Abe and the Comfort Women

      March 06, 2007 08:03

      Japanese Prime Minister Shinzo Abe told a parliamentary panel that Japan will not issue an apology for forcing women to act as sex slaves for its soldiers during World War II, since a proposed U.S. resolution asking Japan to formally acknowledge, apologize and accept historical responsibility for the acts was full of “errors.” He is saying that the testimonies offered by former sex slaves from Asia and Europe during a recent hearing at the U.S. House of Representatives failed to provide evidence of forced mobilization. Last Thursday, Abe said he believes there was no evidence showing Japan had forced women into sexual slavery, as acknowledged in an apology in 1993 by Japan’s then Chief Cabinet Secretary Yohei Kono.

      The Kono statement in August 1993 said the so-called “comfort centers” or brothels housing the sex slaves were set up by the Japanese military. He said the mobilization of women to serve as sex slaves were done by private contractors at the request of the military, but many of those cases involved deception and coercion, with direct involvement by the government. This was an official acknowledgement of government participation. While Abe said he “stood by” the 1993 apology, he still claims he cannot acknowledge the Japanese government’s direct responsibility.

      Under the organized supervision of the Japanese government, the Japanese military, police and other branches forcibly rounded up women to serve as sex slaves, and records of this activity were destroyed by order of Japan’s Interior Ministry immediately after the country’s defeat in World War II. Many Japanese officials have revealed this in several testimonies. The best-known testimony proving Tokyo’s role in forcibly mobilizing sex slaves comes from Yoshida Seiji, who was in charge of drafting women in the southern part of the Korean Peninsula from 1943 to August of 1945. His testimony, which was published in an interview with a newspaper in 1991, raised a furor and led to the Kono apology.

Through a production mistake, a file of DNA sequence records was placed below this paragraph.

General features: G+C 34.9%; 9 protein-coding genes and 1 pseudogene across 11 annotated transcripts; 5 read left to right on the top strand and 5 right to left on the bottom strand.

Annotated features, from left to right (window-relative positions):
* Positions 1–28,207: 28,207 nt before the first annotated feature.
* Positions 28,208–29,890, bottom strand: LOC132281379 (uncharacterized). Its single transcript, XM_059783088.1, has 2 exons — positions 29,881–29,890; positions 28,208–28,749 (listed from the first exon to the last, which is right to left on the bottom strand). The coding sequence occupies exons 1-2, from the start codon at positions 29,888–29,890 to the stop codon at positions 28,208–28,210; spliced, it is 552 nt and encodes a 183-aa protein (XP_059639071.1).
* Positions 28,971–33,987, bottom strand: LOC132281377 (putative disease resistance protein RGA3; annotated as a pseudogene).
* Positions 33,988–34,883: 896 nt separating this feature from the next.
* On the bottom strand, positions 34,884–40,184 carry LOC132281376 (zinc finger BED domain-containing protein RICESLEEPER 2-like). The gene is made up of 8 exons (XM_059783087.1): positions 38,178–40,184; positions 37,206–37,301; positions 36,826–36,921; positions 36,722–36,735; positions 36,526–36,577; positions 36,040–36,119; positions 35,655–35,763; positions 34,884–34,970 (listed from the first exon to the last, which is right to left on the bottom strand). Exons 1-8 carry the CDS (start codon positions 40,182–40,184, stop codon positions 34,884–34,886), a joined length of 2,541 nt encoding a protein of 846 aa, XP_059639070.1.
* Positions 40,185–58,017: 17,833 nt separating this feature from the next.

Abe claims testimony including Yoshida’s was concocted. But women not just from Korea but from 11 countries including China, Taiwan, Indonesia and Malaysia stood before an international civil court in Tokyo in 2000 and offered vivid accounts of their ordeal after being dragged away by Japanese soldiers, police and other officials. Last month, in the hearing at the U.S. House of Representatives, a Dutch woman gave the same testimony. The UN Office of the High Commissioner for Refugees, International Labor Organization and other international agencies investigated the atrocity and issued several reports. World War II documents housed in the U.S. National Archives and Records Administration contain accounts gathered from sex slaves who were arrested in China and Southeast Asia. Abe is choosing to ignore these historical facts that have been unearthed over decades.

      In an angry response, Abe accused one lawmaker who criticized his comment on Monday of demeaning Japan. But his own crass views demean Asia and are as frightening as the view of Imperial Japan when it invaded Asian neighbors 100 years ago and the view Japanese officials had 70 years ago, when they dragged Asian women off to the battle fields to serve as sex slaves for soldiers.
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